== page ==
Gondolin was pretty isolated. There were thousands of Elves within this realm. Could *Malgalad (to borrow a name from Unfinished Tales) the Sindarin prince of Gondolin have received the name 'Glorfindel' as a nickname, perhaps even after his sacrifice in saving the fugitives became legend? Then again, what did the 'other' Glorfindel do that makes him important too? if this notable deed is given to a Sinda who dies and never returned to Middle-earth.

The Noldorin Glorfindel does have some history according to The Lord of the Rings itself, however.


Or have I thought about this too much Very Happy
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Re: Goldilocks and the Three Trolls

Post by Pettytyrant101 on Wed Dec 12, 2012 4:15 pm

Brillaint as always Elthir.
For me the strongest staemnt Tolkien gives is; 'acceptance of the identity of Glorfindel of old and of the Third Age will actually explain what is said of him and improve the story.'

For me this is a case where Toklien instinct for story, for the telling of the tale is in conflict with his purely scholarly linguistic interests.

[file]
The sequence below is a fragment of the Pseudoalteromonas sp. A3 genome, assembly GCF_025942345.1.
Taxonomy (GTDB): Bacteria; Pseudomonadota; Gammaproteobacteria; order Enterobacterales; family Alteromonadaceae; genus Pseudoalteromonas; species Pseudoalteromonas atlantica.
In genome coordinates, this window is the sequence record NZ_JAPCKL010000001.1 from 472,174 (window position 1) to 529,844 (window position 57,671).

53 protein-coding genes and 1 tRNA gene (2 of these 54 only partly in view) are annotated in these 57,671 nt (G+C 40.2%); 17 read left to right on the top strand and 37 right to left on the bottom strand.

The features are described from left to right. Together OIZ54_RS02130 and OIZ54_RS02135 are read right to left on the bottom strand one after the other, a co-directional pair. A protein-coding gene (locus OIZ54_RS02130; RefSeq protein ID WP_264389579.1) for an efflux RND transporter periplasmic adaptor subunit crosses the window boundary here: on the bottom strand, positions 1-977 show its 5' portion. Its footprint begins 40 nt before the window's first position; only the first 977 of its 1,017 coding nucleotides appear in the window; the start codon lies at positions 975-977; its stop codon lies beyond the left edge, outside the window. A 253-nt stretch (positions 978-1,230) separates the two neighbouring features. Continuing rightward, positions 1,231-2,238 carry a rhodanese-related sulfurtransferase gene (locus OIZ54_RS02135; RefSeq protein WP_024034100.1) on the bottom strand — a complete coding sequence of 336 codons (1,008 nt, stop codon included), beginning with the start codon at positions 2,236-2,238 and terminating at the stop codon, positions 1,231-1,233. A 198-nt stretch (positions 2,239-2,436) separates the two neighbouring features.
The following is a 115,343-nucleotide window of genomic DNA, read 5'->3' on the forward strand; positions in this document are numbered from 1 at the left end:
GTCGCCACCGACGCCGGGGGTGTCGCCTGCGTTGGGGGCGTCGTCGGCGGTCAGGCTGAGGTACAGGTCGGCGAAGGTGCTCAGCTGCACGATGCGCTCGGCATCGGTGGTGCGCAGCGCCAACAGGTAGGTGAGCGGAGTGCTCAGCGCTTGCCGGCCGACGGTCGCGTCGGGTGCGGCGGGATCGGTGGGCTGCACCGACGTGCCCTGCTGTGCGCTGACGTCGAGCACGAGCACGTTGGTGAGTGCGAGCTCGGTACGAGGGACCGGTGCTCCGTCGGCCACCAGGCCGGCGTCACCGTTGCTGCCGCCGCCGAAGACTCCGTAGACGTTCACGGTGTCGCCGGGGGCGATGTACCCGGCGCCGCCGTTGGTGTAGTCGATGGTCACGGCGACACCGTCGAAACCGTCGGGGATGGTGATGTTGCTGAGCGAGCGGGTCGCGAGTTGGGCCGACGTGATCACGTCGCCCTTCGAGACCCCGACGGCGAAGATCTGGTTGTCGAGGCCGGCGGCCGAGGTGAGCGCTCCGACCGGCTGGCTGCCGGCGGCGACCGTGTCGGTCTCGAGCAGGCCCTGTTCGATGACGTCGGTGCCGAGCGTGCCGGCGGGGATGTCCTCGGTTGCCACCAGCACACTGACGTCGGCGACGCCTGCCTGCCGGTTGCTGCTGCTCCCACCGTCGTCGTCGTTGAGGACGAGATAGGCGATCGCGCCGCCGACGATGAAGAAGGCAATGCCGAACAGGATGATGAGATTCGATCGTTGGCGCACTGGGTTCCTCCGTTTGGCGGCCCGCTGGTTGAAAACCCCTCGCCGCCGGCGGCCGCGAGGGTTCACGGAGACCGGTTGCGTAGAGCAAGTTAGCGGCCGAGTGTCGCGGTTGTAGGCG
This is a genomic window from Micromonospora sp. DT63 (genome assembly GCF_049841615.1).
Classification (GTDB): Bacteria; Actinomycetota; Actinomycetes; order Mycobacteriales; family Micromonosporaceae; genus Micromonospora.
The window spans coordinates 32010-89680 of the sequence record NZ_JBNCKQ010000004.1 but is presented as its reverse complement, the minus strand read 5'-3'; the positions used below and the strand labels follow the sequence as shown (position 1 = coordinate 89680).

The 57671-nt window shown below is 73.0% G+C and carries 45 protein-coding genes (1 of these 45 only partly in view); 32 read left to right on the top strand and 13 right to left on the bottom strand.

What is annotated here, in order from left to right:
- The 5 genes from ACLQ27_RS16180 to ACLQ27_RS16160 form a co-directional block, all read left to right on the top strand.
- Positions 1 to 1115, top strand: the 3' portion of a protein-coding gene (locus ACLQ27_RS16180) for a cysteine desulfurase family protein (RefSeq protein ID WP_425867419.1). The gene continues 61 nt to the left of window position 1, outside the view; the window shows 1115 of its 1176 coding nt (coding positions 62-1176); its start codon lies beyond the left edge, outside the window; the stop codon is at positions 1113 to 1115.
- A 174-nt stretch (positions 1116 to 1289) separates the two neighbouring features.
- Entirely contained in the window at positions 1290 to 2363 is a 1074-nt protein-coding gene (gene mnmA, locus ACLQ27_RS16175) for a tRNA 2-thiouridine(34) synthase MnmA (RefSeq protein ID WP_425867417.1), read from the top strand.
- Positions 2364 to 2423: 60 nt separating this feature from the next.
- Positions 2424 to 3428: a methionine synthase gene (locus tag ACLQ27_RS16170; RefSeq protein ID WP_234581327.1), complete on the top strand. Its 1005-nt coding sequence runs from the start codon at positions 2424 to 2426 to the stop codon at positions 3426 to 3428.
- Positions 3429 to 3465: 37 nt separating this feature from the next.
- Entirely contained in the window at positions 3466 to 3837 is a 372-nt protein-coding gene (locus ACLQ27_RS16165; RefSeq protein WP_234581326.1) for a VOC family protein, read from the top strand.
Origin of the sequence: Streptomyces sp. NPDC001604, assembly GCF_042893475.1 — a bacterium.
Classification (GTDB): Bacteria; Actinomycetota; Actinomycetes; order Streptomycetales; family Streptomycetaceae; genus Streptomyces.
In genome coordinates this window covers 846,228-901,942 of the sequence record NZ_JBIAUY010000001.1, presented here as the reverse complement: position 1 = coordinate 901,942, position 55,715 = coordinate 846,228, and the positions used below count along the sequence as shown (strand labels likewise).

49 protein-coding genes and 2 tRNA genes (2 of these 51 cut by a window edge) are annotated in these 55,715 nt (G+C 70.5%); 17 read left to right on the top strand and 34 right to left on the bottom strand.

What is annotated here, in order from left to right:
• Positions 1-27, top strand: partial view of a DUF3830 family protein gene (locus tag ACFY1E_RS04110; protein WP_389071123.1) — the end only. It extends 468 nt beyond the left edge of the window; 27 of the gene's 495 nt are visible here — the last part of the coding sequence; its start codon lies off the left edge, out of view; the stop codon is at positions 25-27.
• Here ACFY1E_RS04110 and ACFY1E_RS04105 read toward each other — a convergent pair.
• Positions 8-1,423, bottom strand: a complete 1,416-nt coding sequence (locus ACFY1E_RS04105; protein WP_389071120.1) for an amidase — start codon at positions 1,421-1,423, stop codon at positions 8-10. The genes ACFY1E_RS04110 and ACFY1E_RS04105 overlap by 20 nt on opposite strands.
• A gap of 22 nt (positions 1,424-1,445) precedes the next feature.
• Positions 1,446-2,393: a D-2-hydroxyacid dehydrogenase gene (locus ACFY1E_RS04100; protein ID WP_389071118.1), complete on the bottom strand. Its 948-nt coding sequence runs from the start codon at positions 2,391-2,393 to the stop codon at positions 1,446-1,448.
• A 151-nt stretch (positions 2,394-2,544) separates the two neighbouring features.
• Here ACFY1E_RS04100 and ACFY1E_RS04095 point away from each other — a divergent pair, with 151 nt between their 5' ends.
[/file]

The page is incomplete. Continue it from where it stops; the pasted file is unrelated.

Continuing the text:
That the heart of this for me. And in the end he comes down on the side of story, but recognises that leaves some linguistic questions hanging over the name, which irks him enough to want a credible solution he is happy with- but not enough he wants to change it and risk losing something in the story.

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Re: Goldilocks and the Three Trolls

Post by halfwise on Wed Dec 12, 2012 4:28 pm

I seem to remember some phrase about "for those who have lived in the blessed realm live at once in two worlds" which would relate to characters that are killed being able to come back.

but wouldn't that imply that when the Sindar are killed, they are truly dead?

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Re: Goldilocks and the Three Trolls

Post by Elthir on Wed Dec 12, 2012 4:39 pm

Thanks Petty... that is well noted about the story.

Another button for you, although oddly this one is worth 1 point but only for a day, and I can't tell which day either. I shall make it yesterday so that no scores need change as already posted, and no places are upset when considering the final outcome as viewed from today. However, it should be asterisked [by someone] that Pettytyrant, in the past and for a day, achieved 9 points. And reverted to 8.